After the rain, we often see such a beautiful phenomenon in the sky as a rainbow. However, not everyone knows why this attractive spectacle appears in the form of an arc of colorful shining stripes. In fact, for the emergence of a rainbow there is a very reasonable explanation. Knowing the relevant theory, one can give a simple and competent explanation for the formation of a rainbow, after which the contemplated natural phenomenon will cease to be incomprehensible to the observer.
The fact is that after a rain, fog clots form in the air atmosphere. And when the clouds dissipate, and the sun begins to shine again, the sun’s rays fall on the formed foggy mass. As a result, sunlight is reflected and then decomposed into individual colors. The process of light decomposition is performed by a physical phenomenon such as the dispersion of light, when, during the reflection of light, the white color of the light flux splits into several different colors.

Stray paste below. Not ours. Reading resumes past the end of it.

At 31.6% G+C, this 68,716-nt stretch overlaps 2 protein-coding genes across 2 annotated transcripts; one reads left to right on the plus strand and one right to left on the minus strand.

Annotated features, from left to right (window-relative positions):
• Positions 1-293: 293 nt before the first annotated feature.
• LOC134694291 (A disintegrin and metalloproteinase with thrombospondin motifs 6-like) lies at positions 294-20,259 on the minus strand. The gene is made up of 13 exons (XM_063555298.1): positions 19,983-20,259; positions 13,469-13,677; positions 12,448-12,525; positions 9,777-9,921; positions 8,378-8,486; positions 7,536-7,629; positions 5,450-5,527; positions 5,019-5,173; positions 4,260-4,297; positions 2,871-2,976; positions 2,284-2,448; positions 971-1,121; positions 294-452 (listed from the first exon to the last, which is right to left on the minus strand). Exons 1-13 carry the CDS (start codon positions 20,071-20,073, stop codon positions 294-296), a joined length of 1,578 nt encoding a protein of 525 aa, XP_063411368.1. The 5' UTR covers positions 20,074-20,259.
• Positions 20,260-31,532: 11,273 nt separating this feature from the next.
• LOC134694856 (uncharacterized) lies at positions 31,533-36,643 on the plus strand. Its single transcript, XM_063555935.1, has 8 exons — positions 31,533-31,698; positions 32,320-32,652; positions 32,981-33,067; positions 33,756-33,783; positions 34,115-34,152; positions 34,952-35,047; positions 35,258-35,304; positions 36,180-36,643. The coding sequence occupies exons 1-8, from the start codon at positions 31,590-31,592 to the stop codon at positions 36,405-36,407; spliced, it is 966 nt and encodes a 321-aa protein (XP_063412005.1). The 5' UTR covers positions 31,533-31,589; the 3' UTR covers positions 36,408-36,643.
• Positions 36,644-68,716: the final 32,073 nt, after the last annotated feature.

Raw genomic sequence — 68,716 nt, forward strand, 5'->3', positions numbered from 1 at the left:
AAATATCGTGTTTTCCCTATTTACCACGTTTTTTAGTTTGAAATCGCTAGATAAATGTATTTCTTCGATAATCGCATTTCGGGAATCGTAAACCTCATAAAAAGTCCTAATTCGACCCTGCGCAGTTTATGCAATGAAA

The result of such a decomposition is the appearance of a rainbow, the stripes of which are reflected sunlight that has been decomposed into light spectra of different colors. In addition to fog clots, the reflection of sunlight can also occur from falling raindrops. In this case, the light is also decomposed into separate colors, which leads to the appearance of a rainbow. Under such conditions, the rainbow phenomenon becomes prominent in the background of raining rain, which also happens quite often.
Thus, a rainbow in the sky appears as a result of the reflection of the sun’s rays from raindrops or clots of mist. The resulting rainbow phenomenon includes bands of red, orange, yellow, green, blue, blue and purple. At the same time, the resulting rainbow can be represented both as a single color band (primary rainbow), and as two rainbow bands, between which there is a certain interval (secondary rainbow). In the case of a secondary rainbow, in the inner circumference of one rainbow strip there is another strip, which has a brighter appearance than the outer rainbow.